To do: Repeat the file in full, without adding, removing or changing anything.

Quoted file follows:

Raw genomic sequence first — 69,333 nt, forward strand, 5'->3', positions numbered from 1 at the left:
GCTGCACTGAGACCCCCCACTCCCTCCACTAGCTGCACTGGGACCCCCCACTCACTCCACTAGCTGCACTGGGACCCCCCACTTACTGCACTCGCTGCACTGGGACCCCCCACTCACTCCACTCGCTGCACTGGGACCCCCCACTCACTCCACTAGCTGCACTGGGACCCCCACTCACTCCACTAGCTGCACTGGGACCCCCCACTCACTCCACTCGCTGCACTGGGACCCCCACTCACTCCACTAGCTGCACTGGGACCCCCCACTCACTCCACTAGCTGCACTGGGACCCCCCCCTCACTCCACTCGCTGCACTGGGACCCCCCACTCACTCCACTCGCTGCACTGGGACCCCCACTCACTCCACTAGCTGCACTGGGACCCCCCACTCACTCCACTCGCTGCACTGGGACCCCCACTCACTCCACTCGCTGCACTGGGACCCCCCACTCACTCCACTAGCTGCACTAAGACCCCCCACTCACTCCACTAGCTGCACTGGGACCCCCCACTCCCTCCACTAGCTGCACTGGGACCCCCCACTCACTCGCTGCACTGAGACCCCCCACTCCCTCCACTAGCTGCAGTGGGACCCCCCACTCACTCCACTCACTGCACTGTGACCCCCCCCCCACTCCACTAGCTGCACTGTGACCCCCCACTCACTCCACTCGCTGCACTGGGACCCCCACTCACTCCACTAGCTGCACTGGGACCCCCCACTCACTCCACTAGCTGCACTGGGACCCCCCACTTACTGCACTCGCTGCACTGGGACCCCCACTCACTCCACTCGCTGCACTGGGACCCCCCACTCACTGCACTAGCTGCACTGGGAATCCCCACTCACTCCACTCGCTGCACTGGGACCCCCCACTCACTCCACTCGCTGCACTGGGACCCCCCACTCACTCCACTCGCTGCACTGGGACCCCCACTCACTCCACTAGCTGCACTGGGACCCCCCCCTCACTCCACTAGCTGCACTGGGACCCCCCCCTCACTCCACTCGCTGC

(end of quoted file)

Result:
Raw genomic sequence first — 69,333 nt, forward strand, 5'->3', positions numbered from 1 at the left:
GCTGCACTGAGACCCCCCACTCCCTCCACTAGCTGCACTGGGACCCCCCACTCACTCCACTAGCTGCACTGGGACCCCCCACTTACTGCACTCGCTGCACTGGGACCCCCCACTCACTCCACTCGCTGCACTGGGACCCCCCACTCACTCCACTAGCTGCACTGGGACCCCCACTCACTCCACTAGCTGCACTGGGACCCCCCACTCACTCCACTCGCTGCACTGGGACCCCCACTCACTCCACTAGCTGCACTGGGACCCCCCACTCACTCCACTAGCTGCACTGGGACCCCCCCCTCACTCCACTCGCTGCACTGGGACCCCCCACTCACTCCACTCGCTGCACTGGGACCCCCACTCACTCCACTAGCTGCACTGGGACCCCCCACTCACTCCACTCGCTGCACTGGGACCCCCACTCACTCCACTCGCTGCACTGGGACCCCCCACTCACTCCACTAGCTGCACTAAGACCCCCCACTCACTCCACTAGCTGCACTGGGACCCCCCACTCCCTCCACTAGCTGCACTGGGACCCCCCACTCACTCGCTGCACTGAGACCCCCCACTCCCTCCACTAGCTGCAGTGGGACCCCCCACTCACTCCACTCACTGCACTGTGACCCCCCCCCCACTCCACTAGCTGCACTGTGACCCCCCACTCACTCCACTCGCTGCACTGGGACCCCCACTCACTCCACTAGCTGCACTGGGACCCCCCACTCACTCCACTAGCTGCACTGGGACCCCCCACTTACTGCACTCGCTGCACTGGGACCCCCACTCACTCCACTCGCTGCACTGGGACCCCCCACTCACTGCACTAGCTGCACTGGGAATCCCCACTCACTCCACTCGCTGCACTGGGACCCCCCACTCACTCCACTCGCTGCACTGGGACCCCCCACTCACTCCACTCGCTGCACTGGGACCCCCACTCACTCCACTAGCTGCACTGGGACCCCCCCCTCACTCCACTAGCTGCACTGGGACCCCCCCCTCACTCCACTCGCTGC